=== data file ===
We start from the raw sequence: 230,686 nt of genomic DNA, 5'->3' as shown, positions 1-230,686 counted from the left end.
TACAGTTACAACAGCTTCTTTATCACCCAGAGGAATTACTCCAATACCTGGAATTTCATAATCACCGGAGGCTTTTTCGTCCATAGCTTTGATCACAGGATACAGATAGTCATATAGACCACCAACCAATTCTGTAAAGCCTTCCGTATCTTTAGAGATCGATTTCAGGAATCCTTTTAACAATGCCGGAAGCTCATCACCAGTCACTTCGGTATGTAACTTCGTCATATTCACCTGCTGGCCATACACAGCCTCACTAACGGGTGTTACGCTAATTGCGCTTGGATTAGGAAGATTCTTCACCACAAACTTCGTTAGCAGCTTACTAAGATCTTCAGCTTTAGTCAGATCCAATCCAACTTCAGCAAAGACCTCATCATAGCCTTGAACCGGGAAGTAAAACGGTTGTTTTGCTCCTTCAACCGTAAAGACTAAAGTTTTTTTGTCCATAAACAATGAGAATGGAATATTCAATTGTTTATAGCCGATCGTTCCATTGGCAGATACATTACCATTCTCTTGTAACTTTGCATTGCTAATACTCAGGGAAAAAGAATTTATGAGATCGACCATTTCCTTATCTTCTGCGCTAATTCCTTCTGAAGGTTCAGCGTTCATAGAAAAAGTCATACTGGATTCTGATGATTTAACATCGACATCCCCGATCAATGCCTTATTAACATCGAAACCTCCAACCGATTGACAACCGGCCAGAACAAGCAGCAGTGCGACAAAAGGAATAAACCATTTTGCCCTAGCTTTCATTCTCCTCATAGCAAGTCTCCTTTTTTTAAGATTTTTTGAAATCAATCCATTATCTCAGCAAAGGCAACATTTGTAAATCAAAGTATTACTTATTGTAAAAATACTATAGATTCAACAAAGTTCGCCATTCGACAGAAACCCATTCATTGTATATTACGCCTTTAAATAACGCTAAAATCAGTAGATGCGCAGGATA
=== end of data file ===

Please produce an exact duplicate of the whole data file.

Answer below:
We start from the raw sequence: 230,686 nt of genomic DNA, 5'->3' as shown, positions 1-230,686 counted from the left end.
TACAGTTACAACAGCTTCTTTATCACCCAGAGGAATTACTCCAATACCTGGAATTTCATAATCACCGGAGGCTTTTTCGTCCATAGCTTTGATCACAGGATACAGATAGTCATATAGACCACCAACCAATTCTGTAAAGCCTTCCGTATCTTTAGAGATCGATTTCAGGAATCCTTTTAACAATGCCGGAAGCTCATCACCAGTCACTTCGGTATGTAACTTCGTCATATTCACCTGCTGGCCATACACAGCCTCACTAACGGGTGTTACGCTAATTGCGCTTGGATTAGGAAGATTCTTCACCACAAACTTCGTTAGCAGCTTACTAAGATCTTCAGCTTTAGTCAGATCCAATCCAACTTCAGCAAAGACCTCATCATAGCCTTGAACCGGGAAGTAAAACGGTTGTTTTGCTCCTTCAACCGTAAAGACTAAAGTTTTTTTGTCCATAAACAATGAGAATGGAATATTCAATTGTTTATAGCCGATCGTTCCATTGGCAGATACATTACCATTCTCTTGTAACTTTGCATTGCTAATACTCAGGGAAAAAGAATTTATGAGATCGACCATTTCCTTATCTTCTGCGCTAATTCCTTCTGAAGGTTCAGCGTTCATAGAAAAAGTCATACTGGATTCTGATGATTTAACATCGACATCCCCGATCAATGCCTTATTAACATCGAAACCTCCAACCGATTGACAACCGGCCAGAACAAGCAGCAGTGCGACAAAAGGAATAAACCATTTTGCCCTAGCTTTCATTCTCCTCATAGCAAGTCTCCTTTTTTTAAGATTTTTTGAAATCAATCCATTATCTCAGCAAAGGCAACATTTGTAAATCAAAGTATTACTTATTGTAAAAATACTATAGATTCAACAAAGTTCGCCATTCGACAGAAACCCATTCATTGTATATTACGCCTTTAAATAACGCTAAAATCAGTAGATGCGCAGGATA